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Run of Play: Orlando Proves Flexibility

Marta converted a penalty kick to open scoring for the Pride against Boston. (photo by Mark Thor, courtesy of Orlando Pride)

Marta converted a penalty kick to open scoring for the Pride against Boston. (photo by Mark Thor, courtesy of Orlando Pride)

Heading into Week 5, the Orlando Pride were one game away from tying the league record for the longest winless streak, dating back to July 10, 2016. The celebrated moves they’d made during the offseason – signing superstar Marta as well as defenders Ali Krieger and Alanna Kennedy –weren’t having the anticipated results. They were the only winless team, at the bottom of the table.

No one perhaps save the Pride expected to put all that to rest against the undefeated North Carolina, but that’s exactly what they did. However, it’s their most recent performance against Boston that I believe sets them up most for future success. Tom Sermanni rolled out with (initially head-scratching) wholesale changes to an extent that no team has done so far this season, with the exception of Houston’s visit to Seattle, and we know how that went. What amounted to a 4-2-3-1 was designed to capitalize on Boston’s weaknesses, and while the Breakers didn’t put up the strongest resistance, it’s hard to argue with the results.

Sermanni’s biggest shakeup was his defense, where he moved Krieger back to center back in place of Kennedy, who was in midfield, and put Kristen Edmonds at right back. While that move may have surprised Pride fans, Edmonds played in the spot for two years with the Western New York Flash. To say she hasn’t been lighting it up in midfield for the Pride this year is an understatement, last season’s heroics becoming a distant memory. Edmonds held up fairly well on the defensive end, but although she got herself in the box a couple of times, she didn’t offer much in the way of service in the attack. Though it’s uncertain how she’ll fare against players such as Megan Rapinoe or Lynn Williams, Edmonds deserves more time to settle into the spot before the final judgment call.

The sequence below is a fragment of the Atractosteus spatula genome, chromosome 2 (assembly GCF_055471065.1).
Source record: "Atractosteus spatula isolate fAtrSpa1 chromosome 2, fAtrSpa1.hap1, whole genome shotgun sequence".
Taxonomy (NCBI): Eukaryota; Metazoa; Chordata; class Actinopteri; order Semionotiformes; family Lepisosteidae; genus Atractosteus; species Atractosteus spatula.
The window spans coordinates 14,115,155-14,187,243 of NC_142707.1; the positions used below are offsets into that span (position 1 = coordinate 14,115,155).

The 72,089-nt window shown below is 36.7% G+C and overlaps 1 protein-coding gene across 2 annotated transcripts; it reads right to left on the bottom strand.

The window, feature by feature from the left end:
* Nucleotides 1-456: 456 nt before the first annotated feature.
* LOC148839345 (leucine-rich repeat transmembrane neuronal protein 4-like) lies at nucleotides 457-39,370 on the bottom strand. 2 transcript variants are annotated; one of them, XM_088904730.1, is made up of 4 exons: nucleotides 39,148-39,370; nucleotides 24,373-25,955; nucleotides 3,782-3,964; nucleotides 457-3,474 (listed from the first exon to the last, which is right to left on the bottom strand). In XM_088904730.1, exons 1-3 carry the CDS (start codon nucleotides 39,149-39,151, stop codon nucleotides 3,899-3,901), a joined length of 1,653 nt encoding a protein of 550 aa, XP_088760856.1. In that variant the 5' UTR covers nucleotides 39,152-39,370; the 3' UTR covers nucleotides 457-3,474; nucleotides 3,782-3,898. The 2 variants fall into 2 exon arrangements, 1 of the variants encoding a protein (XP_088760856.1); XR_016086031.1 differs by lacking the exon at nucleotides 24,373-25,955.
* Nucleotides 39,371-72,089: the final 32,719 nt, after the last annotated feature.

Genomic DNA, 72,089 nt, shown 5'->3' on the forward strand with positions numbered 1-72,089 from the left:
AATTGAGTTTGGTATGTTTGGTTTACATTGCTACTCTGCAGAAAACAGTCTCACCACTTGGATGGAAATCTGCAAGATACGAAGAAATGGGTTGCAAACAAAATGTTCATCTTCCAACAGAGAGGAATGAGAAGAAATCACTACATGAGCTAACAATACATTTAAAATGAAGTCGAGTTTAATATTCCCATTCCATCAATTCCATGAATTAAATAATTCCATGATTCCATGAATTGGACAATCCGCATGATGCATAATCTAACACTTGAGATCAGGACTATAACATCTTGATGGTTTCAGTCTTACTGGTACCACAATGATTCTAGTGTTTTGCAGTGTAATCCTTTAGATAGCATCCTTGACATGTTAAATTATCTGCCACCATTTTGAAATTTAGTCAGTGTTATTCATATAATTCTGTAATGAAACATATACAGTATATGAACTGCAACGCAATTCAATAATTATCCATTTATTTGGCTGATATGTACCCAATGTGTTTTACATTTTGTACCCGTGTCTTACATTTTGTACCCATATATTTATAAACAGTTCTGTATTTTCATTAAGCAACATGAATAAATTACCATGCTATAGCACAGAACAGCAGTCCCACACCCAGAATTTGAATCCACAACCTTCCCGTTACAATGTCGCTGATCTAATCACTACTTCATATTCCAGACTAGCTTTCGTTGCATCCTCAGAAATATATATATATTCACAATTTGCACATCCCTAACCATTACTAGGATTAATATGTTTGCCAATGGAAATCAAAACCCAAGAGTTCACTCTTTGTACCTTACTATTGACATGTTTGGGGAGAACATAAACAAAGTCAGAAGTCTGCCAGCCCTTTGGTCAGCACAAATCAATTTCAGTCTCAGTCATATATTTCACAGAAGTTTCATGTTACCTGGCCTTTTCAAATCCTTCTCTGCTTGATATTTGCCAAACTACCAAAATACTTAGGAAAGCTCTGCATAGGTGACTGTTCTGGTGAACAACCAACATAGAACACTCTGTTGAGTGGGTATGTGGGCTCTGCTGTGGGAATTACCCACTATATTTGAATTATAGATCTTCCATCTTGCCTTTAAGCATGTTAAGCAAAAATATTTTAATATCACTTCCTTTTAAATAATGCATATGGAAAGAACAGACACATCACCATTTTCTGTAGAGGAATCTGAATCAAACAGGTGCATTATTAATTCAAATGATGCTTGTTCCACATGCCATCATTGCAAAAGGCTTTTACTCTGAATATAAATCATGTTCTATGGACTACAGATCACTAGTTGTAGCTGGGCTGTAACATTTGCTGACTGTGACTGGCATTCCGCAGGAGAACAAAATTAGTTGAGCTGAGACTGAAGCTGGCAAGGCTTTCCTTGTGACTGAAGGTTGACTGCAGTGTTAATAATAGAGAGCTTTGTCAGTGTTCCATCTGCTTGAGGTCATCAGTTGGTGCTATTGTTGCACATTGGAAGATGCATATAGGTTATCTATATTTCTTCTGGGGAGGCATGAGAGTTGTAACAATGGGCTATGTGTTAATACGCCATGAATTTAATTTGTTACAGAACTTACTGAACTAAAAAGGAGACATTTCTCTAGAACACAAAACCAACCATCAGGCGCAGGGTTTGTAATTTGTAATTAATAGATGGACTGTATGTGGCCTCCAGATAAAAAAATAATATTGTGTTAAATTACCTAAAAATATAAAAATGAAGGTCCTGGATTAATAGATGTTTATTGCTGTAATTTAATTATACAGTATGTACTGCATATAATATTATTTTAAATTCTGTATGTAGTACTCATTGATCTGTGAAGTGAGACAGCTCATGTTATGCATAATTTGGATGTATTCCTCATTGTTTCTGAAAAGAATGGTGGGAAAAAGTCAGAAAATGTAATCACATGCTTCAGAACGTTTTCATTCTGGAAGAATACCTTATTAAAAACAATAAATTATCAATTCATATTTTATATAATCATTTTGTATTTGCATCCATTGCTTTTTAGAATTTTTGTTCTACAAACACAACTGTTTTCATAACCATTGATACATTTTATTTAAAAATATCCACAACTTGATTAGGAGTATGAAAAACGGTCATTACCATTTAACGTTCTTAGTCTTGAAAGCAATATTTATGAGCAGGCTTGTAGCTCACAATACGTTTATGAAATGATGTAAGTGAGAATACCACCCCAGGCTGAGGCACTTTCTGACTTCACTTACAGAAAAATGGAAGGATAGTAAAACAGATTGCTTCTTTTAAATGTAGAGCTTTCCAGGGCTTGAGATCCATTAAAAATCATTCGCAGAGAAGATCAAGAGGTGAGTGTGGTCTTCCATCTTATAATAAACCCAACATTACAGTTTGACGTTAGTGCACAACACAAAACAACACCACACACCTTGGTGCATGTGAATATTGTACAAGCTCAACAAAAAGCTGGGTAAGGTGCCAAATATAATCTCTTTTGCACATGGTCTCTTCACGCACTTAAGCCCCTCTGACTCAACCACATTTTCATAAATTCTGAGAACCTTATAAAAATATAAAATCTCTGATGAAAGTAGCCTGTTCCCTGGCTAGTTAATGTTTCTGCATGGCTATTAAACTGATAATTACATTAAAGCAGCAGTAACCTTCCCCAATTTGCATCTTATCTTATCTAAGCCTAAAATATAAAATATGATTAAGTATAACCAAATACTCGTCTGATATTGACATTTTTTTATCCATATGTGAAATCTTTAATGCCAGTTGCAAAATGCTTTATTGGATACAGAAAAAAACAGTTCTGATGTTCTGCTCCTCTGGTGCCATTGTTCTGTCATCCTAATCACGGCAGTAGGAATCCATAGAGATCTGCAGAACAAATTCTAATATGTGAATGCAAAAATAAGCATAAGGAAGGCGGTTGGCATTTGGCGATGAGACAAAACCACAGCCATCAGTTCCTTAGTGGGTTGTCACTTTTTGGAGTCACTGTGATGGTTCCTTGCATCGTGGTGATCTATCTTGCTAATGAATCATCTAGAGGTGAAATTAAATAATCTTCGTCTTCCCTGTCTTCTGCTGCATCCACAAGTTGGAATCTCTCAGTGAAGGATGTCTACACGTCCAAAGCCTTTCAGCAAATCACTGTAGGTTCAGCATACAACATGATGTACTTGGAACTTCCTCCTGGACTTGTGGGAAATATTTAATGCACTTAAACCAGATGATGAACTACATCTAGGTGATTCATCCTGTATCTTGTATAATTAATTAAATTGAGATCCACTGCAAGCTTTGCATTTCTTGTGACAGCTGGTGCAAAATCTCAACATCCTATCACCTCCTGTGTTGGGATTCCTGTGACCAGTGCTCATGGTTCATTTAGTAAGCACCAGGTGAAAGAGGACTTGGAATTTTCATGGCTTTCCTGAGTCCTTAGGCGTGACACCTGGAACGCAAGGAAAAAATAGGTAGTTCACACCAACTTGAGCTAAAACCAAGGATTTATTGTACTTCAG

Kennedy, who did so well in the Flash’s championship run last year, has been less than solid for the Pride, involved in giving up a goal nearly every game, so it’s not too surprising to see her role changed. Krieger started the first two games at center back but appeared less than confident in the role, and both the defense and offense benefited when she moved to her natural position on the flank. However, she put in a solid shift against Boston, particularly in the first half. With Toni Pressley (who must be lauded for any improvements in the Pride defense) acting as more of the anchor, Krieger was almost always the one to restart the attack, alternating between long balls and deep penetrating passes. She was almost solely responsible for shutting down Natasha Dowie, and the two clashed often enough it appeared tempers flared late in the game.

What was most impressive about the Pride’s defensive strategy was how well they knew their roles. When Edmonds or Steph Catley or even Krieger on a few occasions pushed high up the field, the others rotated to cover. Kennedy and Monica also dropped back to plug holes when necessary. And finally, the entire team did well to get bodies behind the ball every time the Breakers went on the attack. While the defense still has a ways to go before living up to its reputation on paper – Krieger in particular had a tendency to drift right in the second half – they got their first clean sheet in nearly a year, and without their starting goalkeeper.